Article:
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Technologies for increasing wheat crop               
By M. Ather Mahmood & Dr A.D. Sheikh

Pakistan is predominantly an agricultural country. However, the yield of almost all the crops obtained is far less than their potential.

The cop production technologies developed through research are there but their adoption remains limited. This requires an efficient and effective information flow about agricultural technologies from the researchers to the farmers.

Wheat is the country’s most important agricultural commodity and contributes 13.7 per cent to the value-added in agriculture and three per cent to the GDP. Its share in the total cropped area is 37 per cent.

Being staple food grain, it contributes 42 per cent of total calories required per capita per day. The wheat straw is also important as fodder. Consequently, it occupies a central position in agricultural economy and policies.

A wide gap exists between the national average yield (about 2586 kg/ha), progressive farmers’ yield (about 5000 kg/ha) and potential yield (about 6800 kg/ha).

Pakistan has been a net importer of wheat for the past several decades. This situation is not enviable. It is believed that the future increase in wheat production will come through yield enhancement since land resources will decline.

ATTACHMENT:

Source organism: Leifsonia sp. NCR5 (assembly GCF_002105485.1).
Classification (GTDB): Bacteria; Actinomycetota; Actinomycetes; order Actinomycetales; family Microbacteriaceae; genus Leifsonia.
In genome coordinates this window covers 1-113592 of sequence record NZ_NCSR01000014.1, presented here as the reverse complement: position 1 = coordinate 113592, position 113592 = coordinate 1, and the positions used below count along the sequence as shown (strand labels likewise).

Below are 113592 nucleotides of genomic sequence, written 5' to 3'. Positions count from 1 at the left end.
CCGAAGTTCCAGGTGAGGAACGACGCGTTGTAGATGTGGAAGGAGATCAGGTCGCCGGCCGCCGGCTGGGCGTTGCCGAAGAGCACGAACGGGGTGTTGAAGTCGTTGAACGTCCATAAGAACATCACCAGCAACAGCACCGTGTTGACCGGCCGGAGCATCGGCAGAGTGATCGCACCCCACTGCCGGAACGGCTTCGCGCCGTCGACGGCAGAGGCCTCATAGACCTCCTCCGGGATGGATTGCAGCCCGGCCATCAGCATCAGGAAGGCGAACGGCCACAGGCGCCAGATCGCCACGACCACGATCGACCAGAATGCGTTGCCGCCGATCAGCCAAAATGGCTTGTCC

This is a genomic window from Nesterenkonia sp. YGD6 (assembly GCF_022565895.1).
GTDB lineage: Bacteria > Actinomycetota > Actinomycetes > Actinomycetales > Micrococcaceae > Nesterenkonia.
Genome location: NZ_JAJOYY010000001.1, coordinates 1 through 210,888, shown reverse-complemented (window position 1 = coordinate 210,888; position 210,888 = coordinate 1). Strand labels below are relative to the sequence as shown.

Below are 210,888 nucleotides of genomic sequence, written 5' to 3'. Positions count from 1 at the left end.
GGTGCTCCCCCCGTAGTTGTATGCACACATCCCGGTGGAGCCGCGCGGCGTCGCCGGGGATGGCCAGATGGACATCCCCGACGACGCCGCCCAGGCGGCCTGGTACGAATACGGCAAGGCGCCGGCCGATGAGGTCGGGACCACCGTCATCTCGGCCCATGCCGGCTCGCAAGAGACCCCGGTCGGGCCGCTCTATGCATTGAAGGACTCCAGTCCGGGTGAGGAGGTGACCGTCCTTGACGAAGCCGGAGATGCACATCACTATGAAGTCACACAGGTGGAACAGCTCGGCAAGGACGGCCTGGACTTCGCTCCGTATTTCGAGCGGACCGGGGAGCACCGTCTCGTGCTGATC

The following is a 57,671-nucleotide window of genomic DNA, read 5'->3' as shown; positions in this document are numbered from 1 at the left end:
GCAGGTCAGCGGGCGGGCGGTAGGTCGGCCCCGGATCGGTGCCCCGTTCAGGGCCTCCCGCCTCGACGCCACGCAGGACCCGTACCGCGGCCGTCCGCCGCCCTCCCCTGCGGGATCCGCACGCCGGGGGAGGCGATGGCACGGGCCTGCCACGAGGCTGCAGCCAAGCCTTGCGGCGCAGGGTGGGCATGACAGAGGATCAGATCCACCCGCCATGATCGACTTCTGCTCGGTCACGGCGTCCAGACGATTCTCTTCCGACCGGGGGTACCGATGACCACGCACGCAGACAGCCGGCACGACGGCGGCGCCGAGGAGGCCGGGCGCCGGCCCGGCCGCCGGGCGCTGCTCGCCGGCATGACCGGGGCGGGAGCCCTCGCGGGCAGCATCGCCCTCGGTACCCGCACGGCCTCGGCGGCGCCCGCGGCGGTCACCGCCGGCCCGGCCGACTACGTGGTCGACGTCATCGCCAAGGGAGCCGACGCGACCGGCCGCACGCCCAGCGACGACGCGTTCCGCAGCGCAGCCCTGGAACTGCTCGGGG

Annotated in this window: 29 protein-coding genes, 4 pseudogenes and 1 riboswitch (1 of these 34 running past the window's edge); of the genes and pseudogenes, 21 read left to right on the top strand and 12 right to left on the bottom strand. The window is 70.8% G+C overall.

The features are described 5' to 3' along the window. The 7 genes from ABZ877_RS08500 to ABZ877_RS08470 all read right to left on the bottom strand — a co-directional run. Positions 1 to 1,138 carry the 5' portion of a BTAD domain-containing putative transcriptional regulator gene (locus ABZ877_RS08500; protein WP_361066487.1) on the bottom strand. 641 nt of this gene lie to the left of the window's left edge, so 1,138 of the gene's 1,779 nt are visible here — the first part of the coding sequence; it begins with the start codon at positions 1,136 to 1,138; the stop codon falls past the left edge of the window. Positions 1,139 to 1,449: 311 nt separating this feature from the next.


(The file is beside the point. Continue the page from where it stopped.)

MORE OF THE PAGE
The area under wheat should preferably be decreased to accommodate pulses and oilseed crops to overcome the gap in their supply and demand. Efforts to increase the wheat productivity have always been the concern of the researchers who have developed technologies for its production.

The agricultural department publishes brochures and booklets for recommended production technologies for each crop. These are considered as recommended technological package.

The technological package includes varietals selection, land preparation practices, sowing schedule, seed rate, fertilisers, irrigation schedule, weed control, insect pest and disease control and harvesting. By adopting these recommended technologies, the farmers can get higher yield.

The Technology Transfer Institute (PARC), Faisalabad has undertaken a study to assess the adoption of wheat production technologies in the rice-wheat and mixed cropping zones of the Punjab.

The survey was conducted in three important districts of the rice-wheat zone namely Sialkot, Gujranwala and Sheikhupura and three districts of mixed zone namely Faisalabad, Jhang and the T.T. Sigh. A total of 180 wheat growers were randomly interviewed (90 from each zone) for the collection of requisite data.

The main findings of the survey are summarized as follows: Land preparation is the first and important activity to be performed for wheat production. The study results reveal that about 83 per cent of farmers prepared the land as recommended by experts.

Crop production largely depends on the choice of variety. The seed must be healthy, cleaned and treated to get higher yield. If the choice and practices are right as recommended by the experts for that particular area, then there will definitely be higher yield.

About 78 per cent of the respondents sow the recommended varieties. However, the major reliance is still on Inqilab 91.